#1
Like many guitar players i'm awful at practicing scales as it just bores the hell out of me. So, what do you experienced players recommend to not only practice scales but also how to ACTUALLY learn them? What i mean is not just being able to play the box shapes but how incorporate them into your playing in different positions.
#2
Well,what i found worked best for me many moons ago was to improvise to backing tracks.Make music,This not only helps you remember your scales but it gets you learning to use those scales in interesting ways and develope your own style.Start in one position and then get jamming until it is embedded in your muscle memory then move up to the next.When you have all the positions down practice using the whole scale up and the neck to make music.
#3
If I was learning a new scale I'd learn it by using it to improvise over a backing track, and playing music with it. The whole reason you use scale X vs. scale Y is because the notes sound different over a certain chord or progression, so working on one with no chord or progression in the background seems kind of pointless to me.

(Oops, looks like Eyeballpaul beat me to that one)

If you were learning to play (for example) the pentatonic minor scale over a I IV V progression, I'd print out some fretboard diagrams, draw out the notes of the scale on 3 diagrams, and then on the first diagram use magic markers to highlight the notes in the scale that correspond to the notes in the I chord, then on the second diagram I'd highlight the notes of the scale that correspond to the notes in the IV chord, and the third diagram for the V chord. Then when you play over that progression, try to end your phrases on notes that correspond to whatever chord you're currently playing over.

It wont' take long before you start developing an ear for that and hearing how the notes of the scale interact with the changing notes of the chords you're playing over, and then you can start creating tension and resolution and really sound like you know what you're doing.

Also pay attention to where the root notes are, as you'll find the same arrangement of notes located around each root note (with the exception of the ones on the two high strings which, because of the tuning differences, will be offset by one fret). If you know where the root, 3rd, 4th, 5th and 7th are located in all their different positions all over the fretboard, then you can continue a musical phrase uninterrupted while moving around all over the place.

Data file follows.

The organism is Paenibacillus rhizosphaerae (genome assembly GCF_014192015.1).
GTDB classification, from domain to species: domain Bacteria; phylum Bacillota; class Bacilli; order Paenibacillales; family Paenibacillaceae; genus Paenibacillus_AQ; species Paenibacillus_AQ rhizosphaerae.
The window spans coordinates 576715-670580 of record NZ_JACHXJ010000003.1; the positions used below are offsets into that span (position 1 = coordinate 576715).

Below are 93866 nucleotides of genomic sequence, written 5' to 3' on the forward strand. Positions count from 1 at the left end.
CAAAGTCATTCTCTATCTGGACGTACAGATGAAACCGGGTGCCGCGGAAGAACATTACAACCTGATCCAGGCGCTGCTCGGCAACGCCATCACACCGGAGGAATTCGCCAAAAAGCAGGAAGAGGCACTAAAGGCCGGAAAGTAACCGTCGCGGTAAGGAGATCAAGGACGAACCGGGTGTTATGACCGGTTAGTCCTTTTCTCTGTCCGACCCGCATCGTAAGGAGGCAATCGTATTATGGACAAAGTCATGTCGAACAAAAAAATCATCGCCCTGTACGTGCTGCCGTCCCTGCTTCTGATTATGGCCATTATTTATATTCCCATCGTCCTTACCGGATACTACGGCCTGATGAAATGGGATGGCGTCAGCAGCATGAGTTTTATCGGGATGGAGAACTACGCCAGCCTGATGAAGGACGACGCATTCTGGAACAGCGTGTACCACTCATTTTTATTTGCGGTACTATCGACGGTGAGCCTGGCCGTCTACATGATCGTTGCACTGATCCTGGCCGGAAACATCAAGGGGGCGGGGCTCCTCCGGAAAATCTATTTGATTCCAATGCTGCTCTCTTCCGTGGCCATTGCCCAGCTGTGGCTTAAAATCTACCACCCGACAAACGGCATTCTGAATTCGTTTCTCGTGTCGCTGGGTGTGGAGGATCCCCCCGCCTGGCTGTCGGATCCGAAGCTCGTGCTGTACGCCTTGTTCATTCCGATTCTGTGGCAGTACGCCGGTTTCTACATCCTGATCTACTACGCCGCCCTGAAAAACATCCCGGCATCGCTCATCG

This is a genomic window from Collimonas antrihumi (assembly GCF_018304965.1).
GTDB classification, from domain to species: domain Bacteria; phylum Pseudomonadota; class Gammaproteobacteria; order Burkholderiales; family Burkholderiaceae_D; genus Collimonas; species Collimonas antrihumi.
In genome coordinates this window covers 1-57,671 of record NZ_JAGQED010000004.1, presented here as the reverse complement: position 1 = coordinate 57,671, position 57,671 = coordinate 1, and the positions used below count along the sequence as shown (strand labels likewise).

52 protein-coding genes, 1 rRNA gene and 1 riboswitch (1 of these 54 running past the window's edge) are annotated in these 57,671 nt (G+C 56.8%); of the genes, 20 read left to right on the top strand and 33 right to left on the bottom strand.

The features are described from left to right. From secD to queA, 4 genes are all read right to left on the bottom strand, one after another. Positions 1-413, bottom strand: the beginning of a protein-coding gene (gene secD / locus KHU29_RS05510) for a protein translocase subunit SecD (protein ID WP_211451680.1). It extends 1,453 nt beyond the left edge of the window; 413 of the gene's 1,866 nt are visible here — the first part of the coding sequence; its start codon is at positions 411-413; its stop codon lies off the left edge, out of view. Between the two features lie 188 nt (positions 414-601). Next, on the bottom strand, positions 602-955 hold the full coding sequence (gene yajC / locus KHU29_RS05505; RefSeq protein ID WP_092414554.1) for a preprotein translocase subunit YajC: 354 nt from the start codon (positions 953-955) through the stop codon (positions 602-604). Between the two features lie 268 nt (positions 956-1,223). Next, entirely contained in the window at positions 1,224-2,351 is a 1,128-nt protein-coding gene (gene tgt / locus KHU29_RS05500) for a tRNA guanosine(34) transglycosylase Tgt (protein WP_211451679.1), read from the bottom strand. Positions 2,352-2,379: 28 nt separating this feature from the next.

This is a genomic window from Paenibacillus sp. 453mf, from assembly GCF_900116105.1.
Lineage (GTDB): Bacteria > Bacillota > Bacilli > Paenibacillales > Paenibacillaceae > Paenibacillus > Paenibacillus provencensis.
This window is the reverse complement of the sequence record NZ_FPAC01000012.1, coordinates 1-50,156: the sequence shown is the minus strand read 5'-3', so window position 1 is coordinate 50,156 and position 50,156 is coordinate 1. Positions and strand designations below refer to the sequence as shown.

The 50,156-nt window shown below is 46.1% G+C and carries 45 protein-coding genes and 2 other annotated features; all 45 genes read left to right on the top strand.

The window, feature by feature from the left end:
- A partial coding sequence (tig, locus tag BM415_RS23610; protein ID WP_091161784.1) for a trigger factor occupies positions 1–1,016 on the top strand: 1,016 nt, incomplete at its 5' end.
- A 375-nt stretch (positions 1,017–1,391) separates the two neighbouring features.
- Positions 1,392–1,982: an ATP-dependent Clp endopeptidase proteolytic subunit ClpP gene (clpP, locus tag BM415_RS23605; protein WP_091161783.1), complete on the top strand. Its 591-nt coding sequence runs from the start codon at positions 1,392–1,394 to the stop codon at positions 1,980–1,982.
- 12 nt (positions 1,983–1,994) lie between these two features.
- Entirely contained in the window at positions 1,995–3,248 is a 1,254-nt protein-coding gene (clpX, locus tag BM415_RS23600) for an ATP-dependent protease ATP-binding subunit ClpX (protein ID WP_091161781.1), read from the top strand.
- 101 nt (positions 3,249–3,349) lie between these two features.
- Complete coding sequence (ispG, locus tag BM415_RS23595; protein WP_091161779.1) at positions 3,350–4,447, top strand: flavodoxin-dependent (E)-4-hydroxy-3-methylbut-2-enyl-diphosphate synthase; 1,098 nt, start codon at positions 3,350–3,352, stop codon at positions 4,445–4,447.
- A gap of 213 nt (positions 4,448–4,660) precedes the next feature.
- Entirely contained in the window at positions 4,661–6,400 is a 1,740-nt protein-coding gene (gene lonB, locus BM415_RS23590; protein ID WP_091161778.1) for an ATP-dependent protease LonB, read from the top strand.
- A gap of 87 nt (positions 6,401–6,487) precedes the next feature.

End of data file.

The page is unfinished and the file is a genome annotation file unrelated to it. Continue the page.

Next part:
Last edited by gtc83 at Jun 16, 2014,
#4
mixing chords and arpeggios with scale practice really helped me connect shapes and sounds. it's kinda fun because you're building your own understanding of the fretboard, and you might run into cool practice patterns while doing it (e.g. up an arpeggio, down a scale). but you need to already be comfortable with some basic shapes before you'll be able to feel like you're accomplishing anything this way.
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#5
I'm learning the pentatonic scales in the open position. I pretty much have them memorized and I ran into the same problem you are having. Based on my talks with my teacher I found the best way is to run up and down the scale a few times and then just try puttin your own rythmn to the notes. Basically at that point ur making a solo. Now I just need to move to another scale to move along in a progression. Look at the songs my girl and wish you were here. The whole rythmn to the song is just a straight up pentatonic scale with a rythmn to it. My girl is open position c maj pentatonic and wish you were here is open position g maj pentatonic. Its amazing that such a great song was probably written by doing what we are doing, running up and down the scale trying to put a rythmn to it.
#6
Practicing or using?

The best way to practice scales is to run them up and down the neck non-stop, starting at the lowest position possible (even if you're not starting on the root of the scale). If you're playing, say, A major, start on the open Low E string, play up to the G# on high E string, move up to the next position, and play back down to the low E string, move up to the next position, etc.

But that's more of a technique and fretboard knowledge thing. I run scales about 15min a day as a warm up, just because it's an easy way to cover the whole fretboard and work on both left and right hand technique.

For using scales, you need a very different approach, though it's still required that you first know them thoroughly.

You're pretty much never going to just run a scale up and down in real music. When you use scales in music, what you're really doing is using specific notes from the scale to play within the harmony defined by song's chords. This usually means playing chord tones, often all from the same scale.

Say you have chords C, Dm, and G. Key is C major, and those notes are C D E F G A B.

Take those chords apart:
C = C E G
Dm = D F A
G = G B D

and then see how they each fit into the scale

C = C D E F G A B
Dm = C D E F G A B
G = C D E F G A B

Whenever your chord changes, you change which notes from the scale to emphasize. Sometimes you'll just play a plain old arpeggio of the chord, and sometimes you'll throw in other notes from the scale for melodic interest.

Exactly how you use the scale is up to you, but the basic idea is to use it to support and emphasize the harmony.
#7
Put a track on, even if you just go up and down in 1/4 notes, it's less boring with music